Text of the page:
What Precious Metals are Inside Catalytic Converters and What Are They Worth?

If you have a quantity of 500 or more used automobile catalytic converters on hand, Specialty Metals Smelters and Refiners is ready to recycle them for you and pay you top dollar for the platinum and other precious metals they contain.

Photo of catalytic converter containing platinum, palladium and rhodium which can be recycled and refined for best prices at Specialty Metals.

Before you contact us or ship us used catalytic converters, you might want to take a few minutes to learn more about what catalytic converters are and how they work. The more educated you are, the better you will understand why recycled catalytic converters can be so valuable.

Here’s a quick course…

  • What do they do? It’s simple. The exhaust that comes directly out of internal-combustion engines still contains quantities of unburned fuel, oil and other substances. Catalytic converters are small chambers where those unburned substances are combined with oxygen and burned more completely. The result? The exhaust that flows away from the catalytic converter and out the tailpipe is much “cleaner” than what came out of the engine.
  • When did they start being widely used? It all started back in 1975, when the U.S. government began to regulate the pollutants produced by cars, trucks, buses, and other vehicles.
  • Are they used on most kinds of internal-combustion engines? Yes, they are – you’ll find them on gas engines and diesel engines. You will not find them, however, on propane-powered engines or (of course) on electric cars. But guess what – hybrid gas/electric cars like the Toyota Prius and Chevrolet Volt still use catalytic converters to reduce the emissions from the gas-burning part of the hybrid setup.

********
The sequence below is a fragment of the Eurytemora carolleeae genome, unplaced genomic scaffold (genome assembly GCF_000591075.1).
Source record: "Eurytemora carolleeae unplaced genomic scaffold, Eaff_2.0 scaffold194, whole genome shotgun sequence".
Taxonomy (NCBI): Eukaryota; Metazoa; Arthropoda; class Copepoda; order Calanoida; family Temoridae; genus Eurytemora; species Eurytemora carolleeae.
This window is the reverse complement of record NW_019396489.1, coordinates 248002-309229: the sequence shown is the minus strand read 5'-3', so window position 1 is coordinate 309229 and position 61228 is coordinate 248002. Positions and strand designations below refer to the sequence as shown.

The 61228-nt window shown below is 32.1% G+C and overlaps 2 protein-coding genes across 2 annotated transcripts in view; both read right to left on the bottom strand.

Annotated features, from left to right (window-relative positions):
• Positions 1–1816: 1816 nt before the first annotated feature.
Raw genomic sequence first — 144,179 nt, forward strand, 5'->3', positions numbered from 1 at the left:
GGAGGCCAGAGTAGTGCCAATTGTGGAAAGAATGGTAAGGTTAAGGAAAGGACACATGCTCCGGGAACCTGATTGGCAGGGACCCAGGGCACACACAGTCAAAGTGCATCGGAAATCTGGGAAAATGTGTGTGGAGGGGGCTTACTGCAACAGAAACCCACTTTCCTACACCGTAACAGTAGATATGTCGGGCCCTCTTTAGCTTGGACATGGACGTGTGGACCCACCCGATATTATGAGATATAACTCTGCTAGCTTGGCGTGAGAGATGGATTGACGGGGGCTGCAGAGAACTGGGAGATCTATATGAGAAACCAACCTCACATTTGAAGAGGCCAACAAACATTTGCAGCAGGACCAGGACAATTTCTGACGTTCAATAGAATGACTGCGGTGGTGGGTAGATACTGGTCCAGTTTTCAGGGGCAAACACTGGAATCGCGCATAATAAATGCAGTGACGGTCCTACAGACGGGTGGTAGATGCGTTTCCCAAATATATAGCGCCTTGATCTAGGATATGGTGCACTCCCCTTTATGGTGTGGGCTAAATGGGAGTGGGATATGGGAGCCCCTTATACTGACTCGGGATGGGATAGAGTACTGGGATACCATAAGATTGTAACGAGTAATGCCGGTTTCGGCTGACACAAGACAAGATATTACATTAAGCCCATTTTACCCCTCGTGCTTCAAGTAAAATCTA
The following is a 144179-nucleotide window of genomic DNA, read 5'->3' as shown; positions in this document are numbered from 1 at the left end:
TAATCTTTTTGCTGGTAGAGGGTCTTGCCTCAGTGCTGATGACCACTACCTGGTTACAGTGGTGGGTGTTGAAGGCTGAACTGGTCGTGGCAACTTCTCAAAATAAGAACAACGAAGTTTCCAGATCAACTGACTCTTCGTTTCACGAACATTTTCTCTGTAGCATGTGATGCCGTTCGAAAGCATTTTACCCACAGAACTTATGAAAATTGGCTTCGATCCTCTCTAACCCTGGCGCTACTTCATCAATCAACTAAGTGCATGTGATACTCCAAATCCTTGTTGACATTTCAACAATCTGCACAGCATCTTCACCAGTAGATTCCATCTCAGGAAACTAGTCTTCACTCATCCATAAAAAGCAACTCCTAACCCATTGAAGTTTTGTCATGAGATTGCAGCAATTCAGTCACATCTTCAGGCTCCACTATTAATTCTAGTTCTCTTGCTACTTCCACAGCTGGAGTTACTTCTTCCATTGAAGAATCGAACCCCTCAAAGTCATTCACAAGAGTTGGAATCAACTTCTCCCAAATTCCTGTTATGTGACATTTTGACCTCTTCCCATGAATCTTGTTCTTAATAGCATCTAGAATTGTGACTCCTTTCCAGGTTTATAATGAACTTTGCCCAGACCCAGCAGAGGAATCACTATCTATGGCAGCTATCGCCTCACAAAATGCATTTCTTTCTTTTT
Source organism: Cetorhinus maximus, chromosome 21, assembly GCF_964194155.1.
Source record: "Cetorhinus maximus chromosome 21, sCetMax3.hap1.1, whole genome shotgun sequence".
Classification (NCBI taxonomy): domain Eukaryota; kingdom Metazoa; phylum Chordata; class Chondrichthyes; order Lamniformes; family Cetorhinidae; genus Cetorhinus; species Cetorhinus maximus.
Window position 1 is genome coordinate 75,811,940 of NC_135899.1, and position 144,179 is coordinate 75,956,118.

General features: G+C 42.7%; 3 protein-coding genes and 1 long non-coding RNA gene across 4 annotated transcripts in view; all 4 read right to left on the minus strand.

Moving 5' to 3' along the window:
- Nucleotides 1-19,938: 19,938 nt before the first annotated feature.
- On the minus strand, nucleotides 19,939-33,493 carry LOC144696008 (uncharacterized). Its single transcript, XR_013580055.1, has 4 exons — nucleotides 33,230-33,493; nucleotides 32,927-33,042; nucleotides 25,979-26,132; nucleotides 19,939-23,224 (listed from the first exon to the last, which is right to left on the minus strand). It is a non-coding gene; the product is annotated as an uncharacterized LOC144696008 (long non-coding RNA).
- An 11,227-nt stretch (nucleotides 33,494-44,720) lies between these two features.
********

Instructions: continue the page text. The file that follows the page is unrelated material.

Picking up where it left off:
• What metals do they contain? Platinum is the most widely used. You could also find palladium, rhodium, cerium, manganese, and nickel.

What Structures Are Inside a Catalytic Converter?

Most of us know what the outside of catalytic converters looks like. But what’s inside? Basically, there’s a honeycomb-like structure where the secondary combustion takes place, triggered only by the high temperature of the exhaust gases that are leaving the engine.

Want to look? Here’s an excellent YouTube video that lets you look inside one without getting your hands dirty.

 

Unlocking the Dollars from the Precious Metals that Catalytic Converters Contain

Call Specialty Metals Smelters and Refiners at 800-426-2344 to discuss the converters that you have on hand. We’ll help you understand the converters that you have and explain their potential value. If you have 500 or more to recycle, you could be sitting on a surprisingly valuable quantity of precious metal.

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